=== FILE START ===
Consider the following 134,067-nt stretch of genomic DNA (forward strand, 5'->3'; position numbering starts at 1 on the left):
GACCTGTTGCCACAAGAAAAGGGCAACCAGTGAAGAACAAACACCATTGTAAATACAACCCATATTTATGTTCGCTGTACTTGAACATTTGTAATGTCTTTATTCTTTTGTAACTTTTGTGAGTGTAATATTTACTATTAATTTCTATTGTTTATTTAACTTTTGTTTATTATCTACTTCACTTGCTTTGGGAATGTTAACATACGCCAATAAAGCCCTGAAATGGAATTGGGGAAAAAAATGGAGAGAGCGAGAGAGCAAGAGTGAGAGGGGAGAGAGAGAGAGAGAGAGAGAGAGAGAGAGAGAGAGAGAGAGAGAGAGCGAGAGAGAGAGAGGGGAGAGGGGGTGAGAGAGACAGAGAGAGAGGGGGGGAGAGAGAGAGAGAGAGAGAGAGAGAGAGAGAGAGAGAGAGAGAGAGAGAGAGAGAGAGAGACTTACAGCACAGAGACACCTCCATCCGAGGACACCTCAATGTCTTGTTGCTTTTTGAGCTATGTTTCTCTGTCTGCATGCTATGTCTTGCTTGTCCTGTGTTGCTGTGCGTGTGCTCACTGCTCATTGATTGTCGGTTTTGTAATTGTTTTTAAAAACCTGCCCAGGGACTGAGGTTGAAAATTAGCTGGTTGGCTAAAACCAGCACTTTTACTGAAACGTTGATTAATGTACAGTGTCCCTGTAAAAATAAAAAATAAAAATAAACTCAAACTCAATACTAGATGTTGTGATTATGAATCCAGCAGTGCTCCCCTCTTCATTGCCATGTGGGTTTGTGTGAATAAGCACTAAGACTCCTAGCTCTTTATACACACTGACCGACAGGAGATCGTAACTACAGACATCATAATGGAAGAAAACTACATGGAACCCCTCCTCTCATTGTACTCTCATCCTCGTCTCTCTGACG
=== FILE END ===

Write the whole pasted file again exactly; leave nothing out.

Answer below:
Consider the following 134,067-nt stretch of genomic DNA (forward strand, 5'->3'; position numbering starts at 1 on the left):
GACCTGTTGCCACAAGAAAAGGGCAACCAGTGAAGAACAAACACCATTGTAAATACAACCCATATTTATGTTCGCTGTACTTGAACATTTGTAATGTCTTTATTCTTTTGTAACTTTTGTGAGTGTAATATTTACTATTAATTTCTATTGTTTATTTAACTTTTGTTTATTATCTACTTCACTTGCTTTGGGAATGTTAACATACGCCAATAAAGCCCTGAAATGGAATTGGGGAAAAAAATGGAGAGAGCGAGAGAGCAAGAGTGAGAGGGGAGAGAGAGAGAGAGAGAGAGAGAGAGAGAGAGAGAGAGAGAGAGAGAGCGAGAGAGAGAGAGGGGAGAGGGGGTGAGAGAGACAGAGAGAGAGGGGGGGAGAGAGAGAGAGAGAGAGAGAGAGAGAGAGAGAGAGAGAGAGAGAGAGAGAGAGAGAGAGACTTACAGCACAGAGACACCTCCATCCGAGGACACCTCAATGTCTTGTTGCTTTTTGAGCTATGTTTCTCTGTCTGCATGCTATGTCTTGCTTGTCCTGTGTTGCTGTGCGTGTGCTCACTGCTCATTGATTGTCGGTTTTGTAATTGTTTTTAAAAACCTGCCCAGGGACTGAGGTTGAAAATTAGCTGGTTGGCTAAAACCAGCACTTTTACTGAAACGTTGATTAATGTACAGTGTCCCTGTAAAAATAAAAAATAAAAATAAACTCAAACTCAATACTAGATGTTGTGATTATGAATCCAGCAGTGCTCCCCTCTTCATTGCCATGTGGGTTTGTGTGAATAAGCACTAAGACTCCTAGCTCTTTATACACACTGACCGACAGGAGATCGTAACTACAGACATCATAATGGAAGAAAACTACATGGAACCCCTCCTCTCATTGTACTCTCATCCTCGTCTCTCTGACG